This week I am looking at Māori language and the historical context for the modern activism that has taken place. Today’s post tickles the topic of the power of language as a tool to subdue a culture and some of the things that have happened to degrade the māori language.
Poet Adrienne Rich said “This is the oppressor’s languages yet I need it to talk to you.”
In her book ‘Teaching to Transgress – Education as the practice of freedom‘, author bell hooks reflects on Rich’s words and the power of language. “I know that it is not the English language that hurts me, but what the oppressors do with it, how they shape it to become a territory that limits and defines, how they make it a weapon that can shame, humiliate, colonize.”
Ngũgĩ wa Thiong’o wrote a book about the politics of language in African literature called ‘Decolonising the Mind’. In it he asks what the colonialist imposition of a foreign language does. “The real aim of colonialism was to control the people’s wealth: what they produced, how they produced it, and how it was distributed; to control, in other words, the entire realm of the language of real life…..Economic and political control can never be complete or effective without mental control. To control a people’s culture is to control their tools of self-definition in relationship to others.”
Ko te reo te mauri o te mana Māori
The language is the life force of the mana Māori
For cultures who have an oral tradition, language is the life-blood of their culture. It is the vessel that carries their histories, practices, beliefs and worldview from one generation to another. Māori have had to fight for the survival of te reo Māori.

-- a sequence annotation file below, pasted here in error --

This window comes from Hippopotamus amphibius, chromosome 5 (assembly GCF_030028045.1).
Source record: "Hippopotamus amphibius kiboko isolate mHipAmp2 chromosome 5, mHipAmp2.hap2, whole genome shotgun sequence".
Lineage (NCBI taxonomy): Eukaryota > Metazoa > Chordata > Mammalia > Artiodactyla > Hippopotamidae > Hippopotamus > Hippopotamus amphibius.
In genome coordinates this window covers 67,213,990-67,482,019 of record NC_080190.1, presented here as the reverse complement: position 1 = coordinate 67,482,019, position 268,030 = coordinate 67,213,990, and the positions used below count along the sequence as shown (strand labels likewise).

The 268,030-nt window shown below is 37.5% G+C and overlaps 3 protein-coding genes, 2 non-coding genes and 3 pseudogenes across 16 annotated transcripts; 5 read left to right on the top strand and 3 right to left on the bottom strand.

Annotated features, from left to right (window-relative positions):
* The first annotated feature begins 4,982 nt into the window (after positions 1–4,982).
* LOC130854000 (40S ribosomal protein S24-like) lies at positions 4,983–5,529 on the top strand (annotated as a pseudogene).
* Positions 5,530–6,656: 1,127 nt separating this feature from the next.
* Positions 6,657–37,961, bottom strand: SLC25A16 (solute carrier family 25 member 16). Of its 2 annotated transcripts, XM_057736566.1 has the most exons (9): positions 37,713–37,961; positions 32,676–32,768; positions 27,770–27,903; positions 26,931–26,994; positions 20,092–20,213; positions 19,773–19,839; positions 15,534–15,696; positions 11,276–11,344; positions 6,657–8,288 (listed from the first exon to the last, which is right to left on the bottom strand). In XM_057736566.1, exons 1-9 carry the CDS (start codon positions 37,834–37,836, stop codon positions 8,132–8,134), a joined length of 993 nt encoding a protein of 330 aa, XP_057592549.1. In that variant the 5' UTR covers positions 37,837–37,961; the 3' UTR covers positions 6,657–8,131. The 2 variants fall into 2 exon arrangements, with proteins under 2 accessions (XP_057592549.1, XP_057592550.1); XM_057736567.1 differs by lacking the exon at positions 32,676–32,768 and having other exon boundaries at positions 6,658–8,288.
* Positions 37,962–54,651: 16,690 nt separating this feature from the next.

Sadly there are generations of Māori today who do not carry their language within them and this can so often be traced back to parents or grandparents who were punished for speaking Māori in school. This punishment connected their native tongue with shame and fear – something they did not want for their own children. This cuts close to home for me with my own Grandmother and Father affected by my Great-Grandmother’s experiences that led her to choose NOT to share her mother tongue with her children.
1850’s – Māori language became a minority language in Aotearoa/NZ.
1867 – The Native Schools Act – this determined that English should be the only language used in the education of Māori children.
1900 – Corporal punishment was the weapon of choice to stop Māori being spoken anywhere at school, including the playground.
1913 – 90% of Māori school children were native speakers of the language.
1931 – The New Zealand Federation of Teachers fought to have the Māori language introduced into the curriculum but were unsuccessful. T. B. Strong was the director of Education at the time and when he blocked their attempt he said “the natural abandonment of the native tongue involves no loss to the Māori.” What a charmer!
1940’s – The 28th Battalion joined the Allied Forces of World War II. Sadly as a result, a generation of male native speakers never made it home and so the number of speakers of the language was significantly reduced.
Vision – A Bilingual Nation
“By 1920, some Māori, Sir Āpirana Ngata amongst them, had begun advocating the teaching of the English language in Māori schools, as English had become the language of commerce. It is almost certain that these Māori believed that the marae, the home, and other Māori domains would ensure continued transmission of the language. The vision was for a bilingual nation, or at least a bilingual Māori population, and they could not have foreseen the disintegrating of Māori communities that arose from the urban migration that followed the end of World War II.”
(John C Moorfield & E. Lorraine Johnston – Te reo Māori – Ki Te Whaiao, 2004.)
I haven’t been able to find a lot of examples of early activism in Aotearoa that was specific to language. If you have read this far and you do know of some, please do leave a comment. I’m keen to learn!
Next Post Topic: Modern day activism for strengthening te reo Māori.
Further resources about languages around the world
Marie Wilcox, the last fluent speaker of the Wukchumni language and the dictionary she created in an effort to keep her language alive.
TEDX Talk: Endangered languages: why it matters | Mandana Seyfeddinipur
National Geographic – Disappearing Languages – an interactive world map where you can learn about languages that are disappearing.